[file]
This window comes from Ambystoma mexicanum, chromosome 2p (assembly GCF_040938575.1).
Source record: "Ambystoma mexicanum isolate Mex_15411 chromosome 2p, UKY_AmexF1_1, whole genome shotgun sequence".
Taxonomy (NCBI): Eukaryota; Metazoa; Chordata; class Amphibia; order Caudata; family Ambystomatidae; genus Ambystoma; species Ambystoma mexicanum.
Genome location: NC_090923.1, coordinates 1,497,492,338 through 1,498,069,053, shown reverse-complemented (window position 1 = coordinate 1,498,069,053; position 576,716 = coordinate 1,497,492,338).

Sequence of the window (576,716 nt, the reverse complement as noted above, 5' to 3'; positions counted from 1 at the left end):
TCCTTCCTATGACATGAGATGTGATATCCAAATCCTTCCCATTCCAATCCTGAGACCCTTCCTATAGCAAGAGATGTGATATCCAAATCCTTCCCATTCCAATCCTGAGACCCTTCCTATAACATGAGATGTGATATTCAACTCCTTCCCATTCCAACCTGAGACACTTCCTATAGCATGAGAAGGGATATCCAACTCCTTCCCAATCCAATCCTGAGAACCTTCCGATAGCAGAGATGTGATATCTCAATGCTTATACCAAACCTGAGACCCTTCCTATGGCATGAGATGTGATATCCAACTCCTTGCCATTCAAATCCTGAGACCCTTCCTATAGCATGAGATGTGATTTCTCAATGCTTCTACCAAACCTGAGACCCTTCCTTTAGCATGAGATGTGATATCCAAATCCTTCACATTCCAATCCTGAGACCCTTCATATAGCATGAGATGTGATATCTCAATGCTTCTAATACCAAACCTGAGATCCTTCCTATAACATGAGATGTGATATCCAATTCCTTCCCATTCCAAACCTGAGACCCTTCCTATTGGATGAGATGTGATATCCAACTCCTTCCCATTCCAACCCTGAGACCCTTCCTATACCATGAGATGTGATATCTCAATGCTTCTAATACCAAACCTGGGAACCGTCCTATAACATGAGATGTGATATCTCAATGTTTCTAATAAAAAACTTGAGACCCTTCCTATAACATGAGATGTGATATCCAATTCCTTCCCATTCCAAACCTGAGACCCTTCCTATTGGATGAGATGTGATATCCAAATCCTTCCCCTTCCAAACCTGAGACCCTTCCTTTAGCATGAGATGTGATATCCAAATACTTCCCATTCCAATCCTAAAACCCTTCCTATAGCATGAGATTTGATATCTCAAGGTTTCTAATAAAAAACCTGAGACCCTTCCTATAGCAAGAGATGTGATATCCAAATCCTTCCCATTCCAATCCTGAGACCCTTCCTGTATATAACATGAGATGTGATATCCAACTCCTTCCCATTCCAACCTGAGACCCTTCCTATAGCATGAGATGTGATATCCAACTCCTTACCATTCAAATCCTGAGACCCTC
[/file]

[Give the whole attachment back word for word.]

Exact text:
This window comes from Ambystoma mexicanum, chromosome 2p (assembly GCF_040938575.1).
Source record: "Ambystoma mexicanum isolate Mex_15411 chromosome 2p, UKY_AmexF1_1, whole genome shotgun sequence".
Taxonomy (NCBI): Eukaryota; Metazoa; Chordata; class Amphibia; order Caudata; family Ambystomatidae; genus Ambystoma; species Ambystoma mexicanum.
Genome location: NC_090923.1, coordinates 1,497,492,338 through 1,498,069,053, shown reverse-complemented (window position 1 = coordinate 1,498,069,053; position 576,716 = coordinate 1,497,492,338).

Sequence of the window (576,716 nt, the reverse complement as noted above, 5' to 3'; positions counted from 1 at the left end):
TCCTTCCTATGACATGAGATGTGATATCCAAATCCTTCCCATTCCAATCCTGAGACCCTTCCTATAGCAAGAGATGTGATATCCAAATCCTTCCCATTCCAATCCTGAGACCCTTCCTATAACATGAGATGTGATATTCAACTCCTTCCCATTCCAACCTGAGACACTTCCTATAGCATGAGAAGGGATATCCAACTCCTTCCCAATCCAATCCTGAGAACCTTCCGATAGCAGAGATGTGATATCTCAATGCTTATACCAAACCTGAGACCCTTCCTATGGCATGAGATGTGATATCCAACTCCTTGCCATTCAAATCCTGAGACCCTTCCTATAGCATGAGATGTGATTTCTCAATGCTTCTACCAAACCTGAGACCCTTCCTTTAGCATGAGATGTGATATCCAAATCCTTCACATTCCAATCCTGAGACCCTTCATATAGCATGAGATGTGATATCTCAATGCTTCTAATACCAAACCTGAGATCCTTCCTATAACATGAGATGTGATATCCAATTCCTTCCCATTCCAAACCTGAGACCCTTCCTATTGGATGAGATGTGATATCCAACTCCTTCCCATTCCAACCCTGAGACCCTTCCTATACCATGAGATGTGATATCTCAATGCTTCTAATACCAAACCTGGGAACCGTCCTATAACATGAGATGTGATATCTCAATGTTTCTAATAAAAAACTTGAGACCCTTCCTATAACATGAGATGTGATATCCAATTCCTTCCCATTCCAAACCTGAGACCCTTCCTATTGGATGAGATGTGATATCCAAATCCTTCCCCTTCCAAACCTGAGACCCTTCCTTTAGCATGAGATGTGATATCCAAATACTTCCCATTCCAATCCTAAAACCCTTCCTATAGCATGAGATTTGATATCTCAAGGTTTCTAATAAAAAACCTGAGACCCTTCCTATAGCAAGAGATGTGATATCCAAATCCTTCCCATTCCAATCCTGAGACCCTTCCTGTATATAACATGAGATGTGATATCCAACTCCTTCCCATTCCAACCTGAGACCCTTCCTATAGCATGAGATGTGATATCCAACTCCTTACCATTCAAATCCTGAGACCCTC